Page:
If a taxpayer cannot pay the tax owed in full, the taxpayer has the option of setting up an installment agreement. As a general rule, the IRS is prohibited from taking collection action (except the filing of a Notice of Federal Tax Lien) when an installment agreement proposal is pending or when an installment agreement is in force. Therefore, this is an important tool to protect a taxpayer from a bank levy, wage garnishment, and seizure of property. Additionally, the same arrangement can be worked out with State taxing authorities.
Taxpayers wishing to pay off a tax debt through an installment agreement, who owe more than $25,000, are generally required to complete one of the Collection Information Statements listed below. Additionally, taxpayers need to be current with all taxes and delinquent returns in order to be eligible for an installment agreement.
When determining the amount of an Installment Agreement, the IRS reviews the completed Collection Information Statement and determines the taxpayer’s ability to pay. It is important to note that the IRS has national and local standards for many of the expenses listed on these forms. Often, collection personnel at the IRS will persuade taxpayers who are not familiar with these forms or the Internal Revenue Manual that certain expenses they are claiming are not allowed. As a result, many taxpayers will find the amount the IRS is saying they can pay is out of line with their current budgets. An experienced representative can often times negotiate a payment arrangement that is much more reasonable.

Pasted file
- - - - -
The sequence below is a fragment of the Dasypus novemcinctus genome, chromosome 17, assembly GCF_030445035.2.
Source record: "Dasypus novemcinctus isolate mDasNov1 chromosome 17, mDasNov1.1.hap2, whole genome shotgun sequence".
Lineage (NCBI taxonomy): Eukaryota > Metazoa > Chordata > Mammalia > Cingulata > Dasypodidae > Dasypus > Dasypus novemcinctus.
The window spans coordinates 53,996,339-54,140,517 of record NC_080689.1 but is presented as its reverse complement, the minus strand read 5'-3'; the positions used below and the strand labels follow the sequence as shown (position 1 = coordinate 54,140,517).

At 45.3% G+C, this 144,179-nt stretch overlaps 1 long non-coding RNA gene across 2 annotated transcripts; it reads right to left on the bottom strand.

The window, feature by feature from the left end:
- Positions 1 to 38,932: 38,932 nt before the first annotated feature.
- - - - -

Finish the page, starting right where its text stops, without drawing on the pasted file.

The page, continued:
For taxpayers owing less than $25,000 (of tax, interest, and penalties), taxpayers can use the Online Payment Agreement (OPA) or call the number on the IRS bill or notice. Additionally, a taxpayer can complete Form 9465, Installment Agreement Request and mail it to the address on the bill.
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